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  • Rather than respond to the several paragraphs individually, I will try and explain my view more fully.

    I think that the Mosiac Law no longer holds for Christians (and this includes the 10 commandments and Noahite Law). That is I don't think we should learn the Law and try and obey it. I think that Christians appealing to the Law should be cautious.

    However I think that the Spirit who dwells in Christians authored the Mosaic Law. So the Mosaic Law is therefore consistent with God's requirements for us.

    However the way of Christians is not to follow rules, it is to follow Christ. And the indwelling of the Spirit will never lead us to do things that offend God.

    The outcome of this is that our behaviour will not break many of the Mosaic Laws, but this is not why we do it, or how we do it.

    I realise that hearts of flesh is OT, but I see it as God telling of how things are to become, and that is the NT.

    And I am not saying that the Mosaic Law doesn't mention things like loving and not hating. But I was referring to Jesus' comments that one cannot not appeal to obeying the law not to murder if they haven't murdered, but have hated. If they have hated Jesus states they have in fact broken the law of do not murder. It may not be as great an offence as murder, but it is still breaking that law in its essence.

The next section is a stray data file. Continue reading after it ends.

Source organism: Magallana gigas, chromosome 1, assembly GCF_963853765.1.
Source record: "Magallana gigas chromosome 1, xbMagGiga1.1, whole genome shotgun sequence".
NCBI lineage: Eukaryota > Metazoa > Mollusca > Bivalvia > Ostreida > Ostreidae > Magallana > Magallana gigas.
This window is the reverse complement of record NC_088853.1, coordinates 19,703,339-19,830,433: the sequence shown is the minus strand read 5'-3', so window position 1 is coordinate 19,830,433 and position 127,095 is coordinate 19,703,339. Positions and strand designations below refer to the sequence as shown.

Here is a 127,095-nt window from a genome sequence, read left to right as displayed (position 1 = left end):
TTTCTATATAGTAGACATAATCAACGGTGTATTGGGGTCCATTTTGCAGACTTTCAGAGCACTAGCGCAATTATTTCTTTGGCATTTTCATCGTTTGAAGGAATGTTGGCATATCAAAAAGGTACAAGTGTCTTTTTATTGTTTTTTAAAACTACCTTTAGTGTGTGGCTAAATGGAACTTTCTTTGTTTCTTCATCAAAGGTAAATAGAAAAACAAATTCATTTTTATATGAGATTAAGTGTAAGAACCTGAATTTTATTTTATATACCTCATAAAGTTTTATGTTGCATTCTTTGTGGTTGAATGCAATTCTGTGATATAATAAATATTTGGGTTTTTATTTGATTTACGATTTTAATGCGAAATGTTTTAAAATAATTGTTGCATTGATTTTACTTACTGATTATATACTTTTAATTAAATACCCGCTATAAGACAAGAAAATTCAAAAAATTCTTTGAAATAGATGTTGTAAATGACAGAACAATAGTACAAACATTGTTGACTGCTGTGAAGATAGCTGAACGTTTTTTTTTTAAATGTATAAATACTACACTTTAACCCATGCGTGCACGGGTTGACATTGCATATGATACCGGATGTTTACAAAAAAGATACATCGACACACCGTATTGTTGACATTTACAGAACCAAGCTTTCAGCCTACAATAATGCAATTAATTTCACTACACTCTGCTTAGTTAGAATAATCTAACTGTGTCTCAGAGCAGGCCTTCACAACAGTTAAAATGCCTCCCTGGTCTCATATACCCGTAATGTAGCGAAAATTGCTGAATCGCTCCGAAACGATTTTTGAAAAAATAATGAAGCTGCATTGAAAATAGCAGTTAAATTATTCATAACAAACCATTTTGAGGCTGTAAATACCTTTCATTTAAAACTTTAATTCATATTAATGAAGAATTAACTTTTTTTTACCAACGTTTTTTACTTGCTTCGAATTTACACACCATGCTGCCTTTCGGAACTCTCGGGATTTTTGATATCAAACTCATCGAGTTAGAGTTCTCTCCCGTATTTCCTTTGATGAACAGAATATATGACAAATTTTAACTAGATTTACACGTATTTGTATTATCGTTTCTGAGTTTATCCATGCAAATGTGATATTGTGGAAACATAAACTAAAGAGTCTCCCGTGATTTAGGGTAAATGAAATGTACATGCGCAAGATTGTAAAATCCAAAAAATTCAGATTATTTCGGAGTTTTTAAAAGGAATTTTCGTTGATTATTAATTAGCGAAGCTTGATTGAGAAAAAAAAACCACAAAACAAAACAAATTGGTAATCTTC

The reason for this my view is that it is not obeying the specifics of the Law that saves, and it never was. The Law was to show people that they are completely unable to keep it. Salvation is and was always by faith (which for the Jews was tied up in sacrifice).

    So to tell Gentiles to obey any of the Mosaic Law seems inconsistent with the message of salvation. But to tell them to refrain from behaviour for the sake of another is not about obeying Law, it is about love.

    You may say does that mean Christians can get drunk, murder, steal or all kinds of other things. No. But the radicalness of the message means that the abuse of grace is a risk. While abuse of grace offends God, so does trying to earn one's salvation. The appeal not to steal is not because the Law forbids it, but because we belong to Christ and try to align our lives with his.

    *Does Jesus approve of you taking what belongs to others?
    *Does such behaviour bring honour or shame to Christ?
    *Do you think stealing is showing love toward those you steal from?
    *Why not instead work and earn money so that you can help others in need?
    (Ephesians 4:28)